eCommerce Transformation From The Back Office

Brahm Buck

Share Tweet Share Share Share Email Coming off a year of digital transformation triggered by the pandemic, Adam Coyle, CEO of Digital River, believes that the next wave of transformation will come from the back office. “eCommerce is inherently and unstoppably global, and […]

Coming off a year of digital transformation triggered by the pandemic, Adam Coyle, CEO of Digital River, believes that the next wave of transformation will come from the back office. “eCommerce is inherently and unstoppably global, and the next transformation will be making the global marketplace efficient, much in the same way that big players like Amazon have brought efficiency to domestic markets,” says Coyle in The Connected Economy’s Power Source – CEO Edition.

The eCommerce market has already embraced the idea that payments are an integral part of the consumer buying experience. Since the early days of PayPal and other payment experience innovators, we’ve seen – and will continue to see – innovation in this area. However, I believe the next transformation in payments will come not from the consumer-facing side, but from the back office, where increasing transactional efficiency will enable any business to sell globally through a direct-to-consumer (D2C) channel.

The continued integration of payments with other transactional workflows – taxes, fraud and compliance, to name a few – will simplify the complexities of global trade and make it possible for businesses of all sizes to sell globally, and profitably, while delivering the same high-quality experience customers have grown to expect in their domestic markets.

That’s not to say that localization of the consumer experience is not important. When a shopper comes to an eCommerce website, they want an experience that is both seamless and familiar. Not just the right language, but the right currencies, familiar payment methods and tax calculations. Brands quickly realize that to deliver the seamless experience their global customers want, they must take on the risks and complexities of operating like a local entity in the countries they serve. Until recently, only the largest brands could afford to build out the infrastructure necessary to operate like a local across the globe. Thanks to recent innovations in eCommerce technology, now even small brands have the opportunity to work with service and technology partners who can provide the back-office capabilities necessary for them to operate like a local entity, globally, on a cost-effective basis.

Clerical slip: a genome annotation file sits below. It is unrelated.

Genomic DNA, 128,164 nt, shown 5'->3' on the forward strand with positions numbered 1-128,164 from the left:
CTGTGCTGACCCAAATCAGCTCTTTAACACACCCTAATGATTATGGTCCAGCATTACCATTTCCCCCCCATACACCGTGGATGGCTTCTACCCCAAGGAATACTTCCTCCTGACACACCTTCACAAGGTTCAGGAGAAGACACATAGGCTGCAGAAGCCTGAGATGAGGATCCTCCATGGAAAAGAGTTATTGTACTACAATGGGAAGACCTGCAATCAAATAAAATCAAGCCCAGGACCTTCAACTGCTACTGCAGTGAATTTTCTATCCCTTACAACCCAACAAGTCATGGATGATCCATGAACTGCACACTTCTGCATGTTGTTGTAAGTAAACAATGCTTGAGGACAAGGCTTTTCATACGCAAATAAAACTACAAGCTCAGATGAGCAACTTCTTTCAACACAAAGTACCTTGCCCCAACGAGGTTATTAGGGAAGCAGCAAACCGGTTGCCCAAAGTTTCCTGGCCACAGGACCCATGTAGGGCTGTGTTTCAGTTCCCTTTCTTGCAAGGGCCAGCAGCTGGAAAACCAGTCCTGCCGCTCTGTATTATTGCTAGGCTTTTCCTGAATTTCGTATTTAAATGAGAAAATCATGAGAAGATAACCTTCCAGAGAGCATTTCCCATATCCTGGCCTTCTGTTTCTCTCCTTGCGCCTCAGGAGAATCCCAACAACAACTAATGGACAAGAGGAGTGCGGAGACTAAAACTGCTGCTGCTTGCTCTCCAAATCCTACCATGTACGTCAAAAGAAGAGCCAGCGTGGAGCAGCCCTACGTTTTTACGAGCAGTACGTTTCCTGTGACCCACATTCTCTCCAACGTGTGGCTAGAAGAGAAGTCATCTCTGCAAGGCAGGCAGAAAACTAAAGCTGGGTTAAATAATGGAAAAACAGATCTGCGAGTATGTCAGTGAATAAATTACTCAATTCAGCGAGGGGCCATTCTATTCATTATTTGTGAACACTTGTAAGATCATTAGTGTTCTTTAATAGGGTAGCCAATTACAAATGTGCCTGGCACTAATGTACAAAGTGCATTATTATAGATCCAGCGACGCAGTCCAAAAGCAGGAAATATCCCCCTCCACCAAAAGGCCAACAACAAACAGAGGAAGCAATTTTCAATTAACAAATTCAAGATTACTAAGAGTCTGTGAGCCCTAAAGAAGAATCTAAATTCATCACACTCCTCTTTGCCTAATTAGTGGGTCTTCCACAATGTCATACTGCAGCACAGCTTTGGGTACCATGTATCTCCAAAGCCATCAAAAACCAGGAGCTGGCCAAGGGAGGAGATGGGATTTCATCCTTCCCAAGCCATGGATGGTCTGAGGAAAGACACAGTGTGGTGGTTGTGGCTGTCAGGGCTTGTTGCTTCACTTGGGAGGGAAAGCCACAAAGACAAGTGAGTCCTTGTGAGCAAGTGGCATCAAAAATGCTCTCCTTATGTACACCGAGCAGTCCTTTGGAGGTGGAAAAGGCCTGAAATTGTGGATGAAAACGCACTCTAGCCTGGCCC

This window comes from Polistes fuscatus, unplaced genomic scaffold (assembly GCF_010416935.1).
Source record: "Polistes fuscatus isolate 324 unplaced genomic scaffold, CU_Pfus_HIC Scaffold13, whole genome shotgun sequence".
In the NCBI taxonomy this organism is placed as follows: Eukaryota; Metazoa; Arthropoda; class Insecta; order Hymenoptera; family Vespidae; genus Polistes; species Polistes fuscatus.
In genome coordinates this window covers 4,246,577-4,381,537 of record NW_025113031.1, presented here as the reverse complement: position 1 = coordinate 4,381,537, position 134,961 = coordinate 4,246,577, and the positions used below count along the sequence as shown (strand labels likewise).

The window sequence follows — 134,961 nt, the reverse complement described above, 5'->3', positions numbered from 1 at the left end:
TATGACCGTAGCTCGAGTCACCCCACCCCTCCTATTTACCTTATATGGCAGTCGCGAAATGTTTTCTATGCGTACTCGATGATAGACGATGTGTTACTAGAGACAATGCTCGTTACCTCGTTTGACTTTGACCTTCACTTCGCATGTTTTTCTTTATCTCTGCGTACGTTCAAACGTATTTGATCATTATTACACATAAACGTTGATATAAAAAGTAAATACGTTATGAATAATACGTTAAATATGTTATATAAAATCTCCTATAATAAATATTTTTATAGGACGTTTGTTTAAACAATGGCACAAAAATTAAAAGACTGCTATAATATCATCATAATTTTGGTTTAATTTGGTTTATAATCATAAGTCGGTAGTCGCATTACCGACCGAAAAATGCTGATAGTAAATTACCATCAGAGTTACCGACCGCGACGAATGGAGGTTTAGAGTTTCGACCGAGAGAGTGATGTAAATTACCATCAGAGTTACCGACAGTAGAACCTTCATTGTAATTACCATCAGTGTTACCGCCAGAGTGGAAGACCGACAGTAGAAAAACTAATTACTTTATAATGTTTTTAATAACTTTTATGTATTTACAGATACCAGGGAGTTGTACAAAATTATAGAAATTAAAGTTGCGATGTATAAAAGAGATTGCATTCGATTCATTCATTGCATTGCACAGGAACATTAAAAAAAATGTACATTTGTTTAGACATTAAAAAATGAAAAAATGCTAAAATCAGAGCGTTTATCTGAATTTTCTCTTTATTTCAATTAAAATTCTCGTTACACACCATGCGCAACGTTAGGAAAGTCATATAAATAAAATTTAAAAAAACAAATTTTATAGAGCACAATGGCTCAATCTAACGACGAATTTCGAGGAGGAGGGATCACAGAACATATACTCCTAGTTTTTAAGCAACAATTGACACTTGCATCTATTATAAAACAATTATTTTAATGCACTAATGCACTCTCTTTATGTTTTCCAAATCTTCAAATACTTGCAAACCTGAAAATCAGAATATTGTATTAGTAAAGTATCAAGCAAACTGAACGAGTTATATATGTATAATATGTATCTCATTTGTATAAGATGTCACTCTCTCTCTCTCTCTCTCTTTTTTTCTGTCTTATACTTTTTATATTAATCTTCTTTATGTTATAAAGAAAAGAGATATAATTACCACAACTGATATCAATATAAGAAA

The transformational impact of the ability to operate like a local will be even more profound for B2B eCommerce. The overlapping effects of global eCommerce growth and the challenges businesses faced during the pandemic have created exponential numbers of new B2B eCommerce buyers.

These new B2B buyers are expecting consumer-like quality and convenience in their online buying experiences, but with a structure that reflects their current procurement processes. Purchase orders and invoices – the B2B equivalent of buy now, pay later (BNPL) in the consumer world – are must-haves, but the complexity of offering BNPL Adam Coyle solutions to business customers on a global basis is overwhelming for most B2B sellers. Fortunately, there is a growing number of solutions for this problem – and while BNPL for B2B eCommerce is still in its infancy, I believe we will see it pick up steam in 2021 as traditional B2B brands invest more in their D2C eCommerce channels.

All told, within 10 years, we will be buying products we didn’t know existed from merchants we’ve never heard of, and we won’t think twice as to whether they are down the street or across the globe. eCommerce is inherently and unstoppably global, and the next transformation will be making the global marketplace efficient, much in the same way that big players like Amazon have brought efficiency to domestic markets. That transformation is already underway, and will continue to play out over the next decade.

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NEW PYMNTS STUDY: OPEN BANKING 2021 

About The Study: Open banking-powered payment offerings have been available in some markets since 2018, but the pandemic drove many consumers to try these solutions for the first time — and there’s no going back. In the Open Banking Report, PYMNTS examines open banking’s rise as merchants and payment services providers worldwide tap into such options to offer secure, seamless account-to-account payments.



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